Six months later, Park Chan-wook’s revenge thriller Oldboy was released – a film that was such an explosive success that it almost single-handedly put Korean cinema on the map for international film fans. It won the Grand Prix at Cannes (and competed for the Palme d’Or) – and remains one of the most renowned and influential Korean film productions of all time. 

Kim’s A Tale of Two Sisters, released in-between the aforementioned hits, was for years the highest-grossing South Korean horror film ever made – finishing the year only about 150,000 tickets short of Oldboy’s initial run of 3,260,000 admissions.

With the Asian horror boom in full force, thanks to the success of Japanese films like Ring, Audition and Battle Royale, UK film distributors like Tartan Films found themselves able to successfully market films like A Tale of Two Sisters to Western audiences thereafter. And with further Korean horror films such as Acacia, Into The Mirror and the Whispering Corridors series also going international around 2003, the year would prove a major springboard for Korean cinema’s wider success in the West.


A Tale of Two Sisters leaves behind it a rich legacy of complex and compelling Korean horror films reaching international audiences, with Na Hong-jin’s The Wailing, Yeon Sang-ho’s Train to Busan and Park Chan-wook's Thirst all finding acclaim abroad in the past decade. A Tale of Two Sisters’ sumptuous set design and rural mansion setting foreshadows another heralded work of director Park: 2016’s BAFTA-winning psychological thriller The Handmaiden.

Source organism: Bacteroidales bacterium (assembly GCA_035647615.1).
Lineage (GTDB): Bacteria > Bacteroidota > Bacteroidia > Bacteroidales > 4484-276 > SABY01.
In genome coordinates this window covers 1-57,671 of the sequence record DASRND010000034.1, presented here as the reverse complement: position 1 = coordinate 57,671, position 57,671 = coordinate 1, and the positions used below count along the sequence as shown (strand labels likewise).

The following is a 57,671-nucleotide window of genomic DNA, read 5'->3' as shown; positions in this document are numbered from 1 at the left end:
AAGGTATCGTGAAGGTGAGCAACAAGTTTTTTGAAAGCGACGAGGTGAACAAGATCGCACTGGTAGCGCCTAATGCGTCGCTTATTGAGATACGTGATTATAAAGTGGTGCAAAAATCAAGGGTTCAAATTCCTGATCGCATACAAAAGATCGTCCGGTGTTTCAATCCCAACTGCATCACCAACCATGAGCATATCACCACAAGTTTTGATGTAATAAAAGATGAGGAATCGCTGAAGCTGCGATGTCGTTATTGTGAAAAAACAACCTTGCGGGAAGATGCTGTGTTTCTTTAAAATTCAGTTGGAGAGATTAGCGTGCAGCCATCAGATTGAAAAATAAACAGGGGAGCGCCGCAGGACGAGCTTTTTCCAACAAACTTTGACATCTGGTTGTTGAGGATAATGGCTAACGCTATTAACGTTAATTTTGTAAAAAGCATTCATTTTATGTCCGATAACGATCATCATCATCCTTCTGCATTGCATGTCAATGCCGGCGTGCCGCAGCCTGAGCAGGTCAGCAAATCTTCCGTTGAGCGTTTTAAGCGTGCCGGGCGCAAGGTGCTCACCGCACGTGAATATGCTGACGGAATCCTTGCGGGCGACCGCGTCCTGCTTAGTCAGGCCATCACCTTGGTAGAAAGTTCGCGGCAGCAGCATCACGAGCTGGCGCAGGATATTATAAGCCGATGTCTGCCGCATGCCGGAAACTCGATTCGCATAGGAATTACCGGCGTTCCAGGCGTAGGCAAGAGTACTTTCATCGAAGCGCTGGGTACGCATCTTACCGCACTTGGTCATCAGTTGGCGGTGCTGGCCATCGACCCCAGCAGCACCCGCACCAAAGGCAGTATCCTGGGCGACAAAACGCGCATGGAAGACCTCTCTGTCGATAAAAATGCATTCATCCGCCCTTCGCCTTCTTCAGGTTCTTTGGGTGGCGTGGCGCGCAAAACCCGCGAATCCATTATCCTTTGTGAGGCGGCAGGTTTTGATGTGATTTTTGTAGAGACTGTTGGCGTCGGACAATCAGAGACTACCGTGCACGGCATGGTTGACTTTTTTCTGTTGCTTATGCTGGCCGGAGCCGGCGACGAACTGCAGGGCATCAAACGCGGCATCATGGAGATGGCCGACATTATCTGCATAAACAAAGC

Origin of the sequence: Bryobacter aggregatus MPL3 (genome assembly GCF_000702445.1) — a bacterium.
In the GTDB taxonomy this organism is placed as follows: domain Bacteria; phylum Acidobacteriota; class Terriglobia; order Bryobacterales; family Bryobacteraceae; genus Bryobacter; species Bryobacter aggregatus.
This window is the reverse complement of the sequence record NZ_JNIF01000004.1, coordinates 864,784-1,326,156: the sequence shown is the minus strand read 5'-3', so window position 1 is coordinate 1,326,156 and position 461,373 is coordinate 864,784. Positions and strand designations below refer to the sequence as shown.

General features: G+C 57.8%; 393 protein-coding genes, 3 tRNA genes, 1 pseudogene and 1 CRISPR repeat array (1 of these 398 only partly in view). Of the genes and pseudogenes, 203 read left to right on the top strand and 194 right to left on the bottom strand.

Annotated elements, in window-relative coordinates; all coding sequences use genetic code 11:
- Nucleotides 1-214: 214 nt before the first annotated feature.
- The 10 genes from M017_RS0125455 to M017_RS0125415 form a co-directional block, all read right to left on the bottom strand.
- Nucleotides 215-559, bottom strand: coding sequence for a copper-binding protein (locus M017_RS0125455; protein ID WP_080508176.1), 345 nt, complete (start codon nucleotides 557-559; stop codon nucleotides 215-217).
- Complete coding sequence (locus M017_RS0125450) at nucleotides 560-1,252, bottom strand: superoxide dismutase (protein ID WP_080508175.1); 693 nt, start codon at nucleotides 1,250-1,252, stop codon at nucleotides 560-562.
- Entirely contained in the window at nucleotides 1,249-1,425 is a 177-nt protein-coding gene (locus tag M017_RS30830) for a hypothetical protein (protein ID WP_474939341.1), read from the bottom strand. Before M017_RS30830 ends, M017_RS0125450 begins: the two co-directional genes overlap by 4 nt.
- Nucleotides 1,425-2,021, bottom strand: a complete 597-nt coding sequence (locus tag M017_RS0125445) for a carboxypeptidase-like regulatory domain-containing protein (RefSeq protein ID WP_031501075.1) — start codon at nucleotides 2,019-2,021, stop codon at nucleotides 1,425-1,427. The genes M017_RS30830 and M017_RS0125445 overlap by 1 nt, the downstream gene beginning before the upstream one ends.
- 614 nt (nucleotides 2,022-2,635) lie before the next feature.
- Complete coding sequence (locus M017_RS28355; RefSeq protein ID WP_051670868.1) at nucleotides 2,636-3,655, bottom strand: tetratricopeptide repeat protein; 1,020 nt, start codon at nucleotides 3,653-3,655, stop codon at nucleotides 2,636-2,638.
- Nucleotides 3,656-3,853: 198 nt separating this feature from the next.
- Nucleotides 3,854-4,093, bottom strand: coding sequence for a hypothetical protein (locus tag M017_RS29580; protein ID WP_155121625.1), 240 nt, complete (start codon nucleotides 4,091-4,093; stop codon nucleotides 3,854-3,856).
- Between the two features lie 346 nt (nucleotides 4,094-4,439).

In the US, a 2009 remake of Kim’s masterwork, titled The Uninvited, fell rather flat – but at least one celebrated contemporary horror filmmaker used the original A Tale of Two Sisters as a specific reference for his own work. 

Jordan Peele (who, in 2018, became the first African-American to win the Oscar for Best Original Screenplay, for Get Out), included the film on a list of works for Lupita Nyong’o to watch in preparation for her role as lead actor in Us, the 2019 horror about a family pursued by a group of evil doppelgängers. Also on the director’s list, were several other films that share a synergy with Kim’s Korean cult hit: Jennifer Kent’s dark psychological horror The Babadook, and M. Night Shyamalan’s six-time Oscar-nominated The Sixth Sense among them.

A Tale of Two Sisters is out on Blu-ray from Arrow Films now